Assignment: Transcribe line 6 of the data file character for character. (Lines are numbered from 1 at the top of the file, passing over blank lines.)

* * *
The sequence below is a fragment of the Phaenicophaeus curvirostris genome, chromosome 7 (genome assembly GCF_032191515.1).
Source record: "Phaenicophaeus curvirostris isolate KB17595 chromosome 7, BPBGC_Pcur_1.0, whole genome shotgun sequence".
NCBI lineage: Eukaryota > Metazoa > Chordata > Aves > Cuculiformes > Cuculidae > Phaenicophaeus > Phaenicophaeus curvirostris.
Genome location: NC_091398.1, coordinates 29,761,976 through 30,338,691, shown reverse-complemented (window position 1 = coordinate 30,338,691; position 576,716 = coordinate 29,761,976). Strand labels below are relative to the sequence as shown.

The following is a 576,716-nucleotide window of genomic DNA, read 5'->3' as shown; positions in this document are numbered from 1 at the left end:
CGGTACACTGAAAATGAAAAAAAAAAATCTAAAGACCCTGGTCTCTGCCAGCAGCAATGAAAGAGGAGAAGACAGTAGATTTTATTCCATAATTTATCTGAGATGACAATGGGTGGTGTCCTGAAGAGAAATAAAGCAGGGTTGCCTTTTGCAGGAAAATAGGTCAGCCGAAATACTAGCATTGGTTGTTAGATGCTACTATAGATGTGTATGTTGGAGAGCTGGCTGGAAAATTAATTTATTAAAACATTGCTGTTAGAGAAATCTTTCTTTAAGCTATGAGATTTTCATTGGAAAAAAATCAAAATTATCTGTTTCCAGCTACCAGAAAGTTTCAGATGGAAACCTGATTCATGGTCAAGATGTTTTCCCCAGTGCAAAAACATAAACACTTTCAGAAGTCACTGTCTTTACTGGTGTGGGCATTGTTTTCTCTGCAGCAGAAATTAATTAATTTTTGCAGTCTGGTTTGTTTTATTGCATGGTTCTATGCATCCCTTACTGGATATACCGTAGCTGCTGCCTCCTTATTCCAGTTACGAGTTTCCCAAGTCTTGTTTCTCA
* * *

CGGTACACTGAAAATGAAAAAAAAAAATCTAAAGACCCTGGTCTCTGCCAGCAGCAATGAAAGAGGAGAAGACAGTAGATTTTATTCCATAATTTATCTGAGATGACAATGGGTGGTGTCCTGAAGAGAAATAAAGCAGGGTTGCCTTTTGCAGGAAAATAGGTCAGCCGAAATACTAGCATTGGTTGTTAGATGCTACTATAGATGTGTATGTTGGAGAGCTGGCTGGAAAATTAATTTATTAAAACATTGCTGTTAGAGAAATCTTTCTTTAAGCTATGAGATTTTCATTGGAAAAAAATCAAAATTATCTGTTTCCAGCTACCAGAAAGTTTCAGATGGAAACCTGATTCATGGTCAAGATGTTTTCCCCAGTGCAAAAACATAAACACTTTCAGAAGTCACTGTCTTTACTGGTGTGGGCATTGTTTTCTCTGCAGCAGAAATTAATTAATTTTTGCAGTCTGGTTTGTTTTATTGCATGGTTCTATGCATCCCTTACTGGATATACCGTAGCTGCTGCCTCCTTATTCCAGTTACGAGTTTCCCAAGTCTTGTTTCTCA